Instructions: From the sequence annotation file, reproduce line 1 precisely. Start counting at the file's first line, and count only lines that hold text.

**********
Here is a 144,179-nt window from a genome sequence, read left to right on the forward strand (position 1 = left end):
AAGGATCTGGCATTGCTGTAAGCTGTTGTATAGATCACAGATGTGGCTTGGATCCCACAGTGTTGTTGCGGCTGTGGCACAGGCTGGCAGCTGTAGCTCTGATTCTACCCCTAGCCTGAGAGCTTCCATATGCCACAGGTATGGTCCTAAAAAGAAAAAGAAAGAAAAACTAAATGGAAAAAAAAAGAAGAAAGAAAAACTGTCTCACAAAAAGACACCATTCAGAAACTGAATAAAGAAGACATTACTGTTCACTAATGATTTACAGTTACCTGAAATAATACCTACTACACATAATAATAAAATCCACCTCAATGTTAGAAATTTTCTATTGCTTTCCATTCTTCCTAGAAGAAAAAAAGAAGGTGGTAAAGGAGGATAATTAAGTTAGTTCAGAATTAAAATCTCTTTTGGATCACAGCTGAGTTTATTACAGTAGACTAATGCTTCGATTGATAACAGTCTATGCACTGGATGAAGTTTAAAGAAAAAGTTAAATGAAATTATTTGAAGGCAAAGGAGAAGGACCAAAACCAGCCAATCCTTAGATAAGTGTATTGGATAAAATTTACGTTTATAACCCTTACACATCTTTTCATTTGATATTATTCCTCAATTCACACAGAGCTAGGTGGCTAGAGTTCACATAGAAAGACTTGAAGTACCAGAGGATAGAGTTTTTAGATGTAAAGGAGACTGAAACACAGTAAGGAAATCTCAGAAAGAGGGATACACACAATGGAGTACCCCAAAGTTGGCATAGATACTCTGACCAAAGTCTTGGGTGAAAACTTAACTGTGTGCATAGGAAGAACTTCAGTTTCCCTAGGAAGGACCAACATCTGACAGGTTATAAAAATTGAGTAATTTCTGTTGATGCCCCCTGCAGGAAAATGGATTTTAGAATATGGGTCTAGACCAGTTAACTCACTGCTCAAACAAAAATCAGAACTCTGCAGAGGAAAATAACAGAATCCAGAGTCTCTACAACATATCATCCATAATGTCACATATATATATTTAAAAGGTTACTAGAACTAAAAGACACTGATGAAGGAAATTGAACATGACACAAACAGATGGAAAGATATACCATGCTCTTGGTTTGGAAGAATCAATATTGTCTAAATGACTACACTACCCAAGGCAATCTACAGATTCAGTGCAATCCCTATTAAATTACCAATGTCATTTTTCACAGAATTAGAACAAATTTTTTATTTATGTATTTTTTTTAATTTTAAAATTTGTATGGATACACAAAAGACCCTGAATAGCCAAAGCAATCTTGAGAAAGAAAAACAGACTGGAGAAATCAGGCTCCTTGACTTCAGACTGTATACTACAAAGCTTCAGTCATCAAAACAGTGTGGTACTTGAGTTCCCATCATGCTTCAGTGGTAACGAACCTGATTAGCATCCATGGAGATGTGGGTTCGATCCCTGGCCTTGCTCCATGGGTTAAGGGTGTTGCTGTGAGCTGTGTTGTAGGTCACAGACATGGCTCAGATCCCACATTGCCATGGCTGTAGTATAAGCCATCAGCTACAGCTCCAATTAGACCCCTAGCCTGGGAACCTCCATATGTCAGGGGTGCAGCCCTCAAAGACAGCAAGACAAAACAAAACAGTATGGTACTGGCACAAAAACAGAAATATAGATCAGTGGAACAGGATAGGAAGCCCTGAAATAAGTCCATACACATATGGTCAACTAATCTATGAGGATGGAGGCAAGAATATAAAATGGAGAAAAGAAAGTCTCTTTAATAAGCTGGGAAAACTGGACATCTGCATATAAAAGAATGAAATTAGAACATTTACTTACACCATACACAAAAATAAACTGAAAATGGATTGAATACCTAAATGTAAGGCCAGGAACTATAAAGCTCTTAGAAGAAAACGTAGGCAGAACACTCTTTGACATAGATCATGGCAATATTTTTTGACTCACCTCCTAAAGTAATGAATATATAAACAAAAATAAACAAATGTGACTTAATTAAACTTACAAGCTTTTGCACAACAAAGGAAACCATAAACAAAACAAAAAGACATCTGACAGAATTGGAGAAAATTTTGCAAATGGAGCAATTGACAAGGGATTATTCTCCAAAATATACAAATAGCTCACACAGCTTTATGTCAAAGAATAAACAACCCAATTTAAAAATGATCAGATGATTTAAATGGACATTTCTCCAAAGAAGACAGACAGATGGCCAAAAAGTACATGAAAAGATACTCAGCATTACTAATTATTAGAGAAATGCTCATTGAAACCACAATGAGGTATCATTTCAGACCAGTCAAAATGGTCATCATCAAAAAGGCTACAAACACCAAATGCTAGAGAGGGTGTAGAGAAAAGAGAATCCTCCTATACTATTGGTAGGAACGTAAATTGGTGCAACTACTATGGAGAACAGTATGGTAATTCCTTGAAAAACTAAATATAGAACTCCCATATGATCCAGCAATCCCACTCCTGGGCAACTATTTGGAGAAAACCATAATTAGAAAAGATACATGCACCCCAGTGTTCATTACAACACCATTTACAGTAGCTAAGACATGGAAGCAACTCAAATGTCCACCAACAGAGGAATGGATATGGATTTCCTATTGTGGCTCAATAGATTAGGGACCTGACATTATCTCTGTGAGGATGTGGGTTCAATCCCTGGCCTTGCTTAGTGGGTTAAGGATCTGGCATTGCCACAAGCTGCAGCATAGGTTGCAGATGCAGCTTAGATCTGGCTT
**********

Here is a 144,179-nt window from a genome sequence, read left to right on the forward strand (position 1 = left end):